2000 Feature - by Muriel Pons,
Prattsville Town Historian
The friends of
the Zadock Pratt Museum are talking about their ginkgo tree these
days. It's the same "Ginkgo biloba" that is features
in so many health articles. But the Friends' interest is in the
historic aspect of the ginkgo tree on the Museum grounds, not its
Although the general public may not be aware of it, the ginkgo tree is
not a recent addition to the Museum site. Not long after Zadock
Pratt built his house in 1824, which is now the Museum, he also
planted the ginkgo tree. Since Pratt's wide-ranging interests
included foreign plants, he no doubt secured the young seedling from
|It now stands high
above the adjacent supermarket property, on the right side of
the Museum's Carriage House driveway.
The Pratt Ginkgo tree is about 175 years old, but that's hardly
anything to a ginkgo. In China today there are specimens
3,000 years old, and ginkgos have been cultivated for centuries
in isolated temple gardens there.
the botanical world, ginkgo trees are the only survivors from the
Ginkoacea family of plants, a group that stretches back about 200
million years or so. As tree species go, it is a living
Aside from its longevity, the ginkgo tree is most noticeable for the
shape of its leaves. They are fan-shaped, and each has two lobes
with a notch in between. It is the two lobes which gives the
tree its species name "biloba", meaning literally "two
The leaves have also been described as moth-shaped, and some have
referred to the ginkgo species as the "duck-foot tree"
because of the shape and weblike veining in the leaves. Perhaps
the best known alternative name over the years has been
"maidenhair tree" from the way the leaves are supported on a
spray of stems like floating maidenhair fern fronds.
of the creativity of the names, however, the leaves are almost
everlasting once they fall to the ground. They plaster
themselves to every flat surface they may land on, a true gardener's
raking nightmare. Never-the-less, the foliage is one of the most
attractive features of the ginkgo, and there are some varieties that
have been developed for green, yellow, orange or mottled coloring in
thick, ridge-covered, interlaced gray bark seems to have found no
particular use to mankind, nor does the wood, except for handcrafting
in China, and for firewood.
for planting the trees for nursery purposes, American cities invested
in young ginkgo trees to line streets in the last half-century or
so. They are free from insect pests and diseases, and grow fast
in the first few years. They also withstand air pollution.
Our ginkgo tree is a male tree
In following this trend for street
side beautification, most municipalities, including some in
Greene County, have discovered the importance of answering the
question, is it a male tree or a female tree ?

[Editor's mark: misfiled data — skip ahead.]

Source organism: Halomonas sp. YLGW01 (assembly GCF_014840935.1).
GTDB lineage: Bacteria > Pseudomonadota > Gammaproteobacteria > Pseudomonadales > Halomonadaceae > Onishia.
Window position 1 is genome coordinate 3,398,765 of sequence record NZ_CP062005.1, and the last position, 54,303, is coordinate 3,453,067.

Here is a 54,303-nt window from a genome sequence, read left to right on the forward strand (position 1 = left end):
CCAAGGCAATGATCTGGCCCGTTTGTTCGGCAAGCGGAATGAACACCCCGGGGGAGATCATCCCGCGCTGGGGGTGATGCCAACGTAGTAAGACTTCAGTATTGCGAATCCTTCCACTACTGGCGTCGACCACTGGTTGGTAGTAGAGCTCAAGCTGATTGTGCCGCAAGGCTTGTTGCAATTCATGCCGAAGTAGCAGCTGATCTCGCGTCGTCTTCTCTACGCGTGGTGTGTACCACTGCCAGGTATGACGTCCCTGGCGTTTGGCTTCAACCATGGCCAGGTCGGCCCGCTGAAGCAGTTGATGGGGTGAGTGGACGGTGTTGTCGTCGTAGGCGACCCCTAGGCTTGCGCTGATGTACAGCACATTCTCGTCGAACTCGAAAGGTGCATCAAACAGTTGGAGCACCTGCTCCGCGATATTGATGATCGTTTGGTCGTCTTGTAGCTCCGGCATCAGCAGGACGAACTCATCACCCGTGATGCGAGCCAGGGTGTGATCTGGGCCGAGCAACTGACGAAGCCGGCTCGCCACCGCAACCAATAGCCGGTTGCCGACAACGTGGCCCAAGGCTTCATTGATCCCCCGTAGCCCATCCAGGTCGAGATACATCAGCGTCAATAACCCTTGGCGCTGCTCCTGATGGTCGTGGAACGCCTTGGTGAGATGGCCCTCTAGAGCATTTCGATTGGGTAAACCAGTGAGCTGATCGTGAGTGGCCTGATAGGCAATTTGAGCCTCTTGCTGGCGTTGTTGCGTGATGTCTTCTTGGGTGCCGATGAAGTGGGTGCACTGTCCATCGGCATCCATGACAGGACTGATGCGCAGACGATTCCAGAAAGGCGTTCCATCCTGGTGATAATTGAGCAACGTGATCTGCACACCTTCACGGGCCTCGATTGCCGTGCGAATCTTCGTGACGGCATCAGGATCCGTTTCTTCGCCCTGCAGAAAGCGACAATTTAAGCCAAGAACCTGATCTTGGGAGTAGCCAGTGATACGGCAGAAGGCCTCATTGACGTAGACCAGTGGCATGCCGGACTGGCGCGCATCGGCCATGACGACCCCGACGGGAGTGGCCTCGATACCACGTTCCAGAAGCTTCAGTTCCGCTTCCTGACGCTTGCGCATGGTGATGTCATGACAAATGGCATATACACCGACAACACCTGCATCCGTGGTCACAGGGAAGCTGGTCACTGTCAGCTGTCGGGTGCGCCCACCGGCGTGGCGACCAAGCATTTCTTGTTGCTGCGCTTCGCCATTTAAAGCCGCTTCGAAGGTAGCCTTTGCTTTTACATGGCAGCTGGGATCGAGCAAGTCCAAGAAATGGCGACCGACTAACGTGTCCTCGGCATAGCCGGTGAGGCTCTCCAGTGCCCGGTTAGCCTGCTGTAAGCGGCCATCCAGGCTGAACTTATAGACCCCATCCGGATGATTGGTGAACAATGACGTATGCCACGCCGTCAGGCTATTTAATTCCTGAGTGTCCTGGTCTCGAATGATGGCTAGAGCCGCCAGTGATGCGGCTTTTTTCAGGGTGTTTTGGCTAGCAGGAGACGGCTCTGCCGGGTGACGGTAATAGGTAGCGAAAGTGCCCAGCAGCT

The reason is because the
female trees, those with female flowers, produce a small
plum-like fruit which drop from the tree all over the
sidewalks. Pedestrians then have to tramp through the
slippery, foul-smelling mess.
The solution, of course, is to
plant male trees, those with male flowers, in city or urban
sidewalk conditions. The catch is that the botanical sex
of a ginkgo tress is not evident until it is about 20 years old,
and as many feet tall.
female trees in urban settings usually end up getting removed once
they begin littering the sidewalk with the ginkgo fruit.
the roasted kernel of the plum-line fruit is an Oriental
delicacy. To those initiated to its flavor, the kernels would
seem, perhaps, warrant enough to not destroy the females.
planners and estate dwellers who wish to leave a living botanical
legacy often choose a ginkgo, as it is thought to be one of the finest
"specimen" trees of the temperate zone.
gawky in the early years, it becomes a pleasing shape with age,
somewhat columnar, and round-headed, with hanging branches. As
it matures, it grows more slowly, but the ginkgo can be 50-80 feet
tall, with a canopy 30-40 feet wide.
The Pratt Gingko is
about nine feet in circumference, and approximately 60 feet
high. In June 2000, Greene County Cornell Cooperative Extension
Agent Bob Beyfuss took a boring in the trunk at the Museum's request,
and found the tree to be well and still growing.
Pratt Museum President Janelle Maurer, in a recent newsletter,
stressed the importance of recognizing the Pratt Ginkgo as a
"We consider our
ginkgo a vital part of Prattsville history", Maurer said.
Most local histories indicate that Zadock Pratt had a string interest
in all aspects of horticulture, including the segments that would
today be considered horticulture and silvaculture.
The Pratt Museum invites
all to take a closer look at this living remnant from the life of
Zadock Pratt when visiting the Museum.
Although younger ginkgos
can be found on Main Street in Catskills, the large, ceremonial
"specimen" ginkgos are at Kew gardens of London and the
Temple Gardens in China.
Isn't Prattsville handier? Another large and tall, female gingko
tree is just down Main Street Prattsville, at the Basil
Becker house, shown on the right.
Call the Zadock Pratt
Museum for information. This story was first published in the
Windham Journal on August 3, 2000. Muriel
Pons is the Town Historian on Prattsville and the former President
of the Pratt Museum.